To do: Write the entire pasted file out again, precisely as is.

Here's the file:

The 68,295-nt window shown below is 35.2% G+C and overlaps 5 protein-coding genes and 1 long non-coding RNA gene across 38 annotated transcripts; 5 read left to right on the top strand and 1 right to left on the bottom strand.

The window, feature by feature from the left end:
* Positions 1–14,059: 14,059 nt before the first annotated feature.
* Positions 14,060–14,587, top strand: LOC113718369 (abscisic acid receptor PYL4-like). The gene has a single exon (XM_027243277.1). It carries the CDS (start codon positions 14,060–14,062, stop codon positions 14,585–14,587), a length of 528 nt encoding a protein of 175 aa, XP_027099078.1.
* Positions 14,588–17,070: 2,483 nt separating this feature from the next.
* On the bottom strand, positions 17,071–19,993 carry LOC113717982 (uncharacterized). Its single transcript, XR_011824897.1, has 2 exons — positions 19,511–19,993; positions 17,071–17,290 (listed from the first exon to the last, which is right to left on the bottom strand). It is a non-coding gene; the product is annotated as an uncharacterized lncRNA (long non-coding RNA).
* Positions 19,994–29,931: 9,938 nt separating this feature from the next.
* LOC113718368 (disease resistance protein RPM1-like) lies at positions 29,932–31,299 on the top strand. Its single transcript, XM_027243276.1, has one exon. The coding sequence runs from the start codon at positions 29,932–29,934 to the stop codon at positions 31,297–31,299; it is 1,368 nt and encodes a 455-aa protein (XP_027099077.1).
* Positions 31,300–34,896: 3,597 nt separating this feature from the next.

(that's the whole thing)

The 68,295-nt window shown below is 35.2% G+C and overlaps 5 protein-coding genes and 1 long non-coding RNA gene across 38 annotated transcripts; 5 read left to right on the top strand and 1 right to left on the bottom strand.

The window, feature by feature from the left end:
* Positions 1–14,059: 14,059 nt before the first annotated feature.
* Positions 14,060–14,587, top strand: LOC113718369 (abscisic acid receptor PYL4-like). The gene has a single exon (XM_027243277.1). It carries the CDS (start codon positions 14,060–14,062, stop codon positions 14,585–14,587), a length of 528 nt encoding a protein of 175 aa, XP_027099078.1.
* Positions 14,588–17,070: 2,483 nt separating this feature from the next.
* On the bottom strand, positions 17,071–19,993 carry LOC113717982 (uncharacterized). Its single transcript, XR_011824897.1, has 2 exons — positions 19,511–19,993; positions 17,071–17,290 (listed from the first exon to the last, which is right to left on the bottom strand). It is a non-coding gene; the product is annotated as an uncharacterized lncRNA (long non-coding RNA).
* Positions 19,994–29,931: 9,938 nt separating this feature from the next.
* LOC113718368 (disease resistance protein RPM1-like) lies at positions 29,932–31,299 on the top strand. Its single transcript, XM_027243276.1, has one exon. The coding sequence runs from the start codon at positions 29,932–29,934 to the stop codon at positions 31,297–31,299; it is 1,368 nt and encodes a 455-aa protein (XP_027099077.1).
* Positions 31,300–34,896: 3,597 nt separating this feature from the next.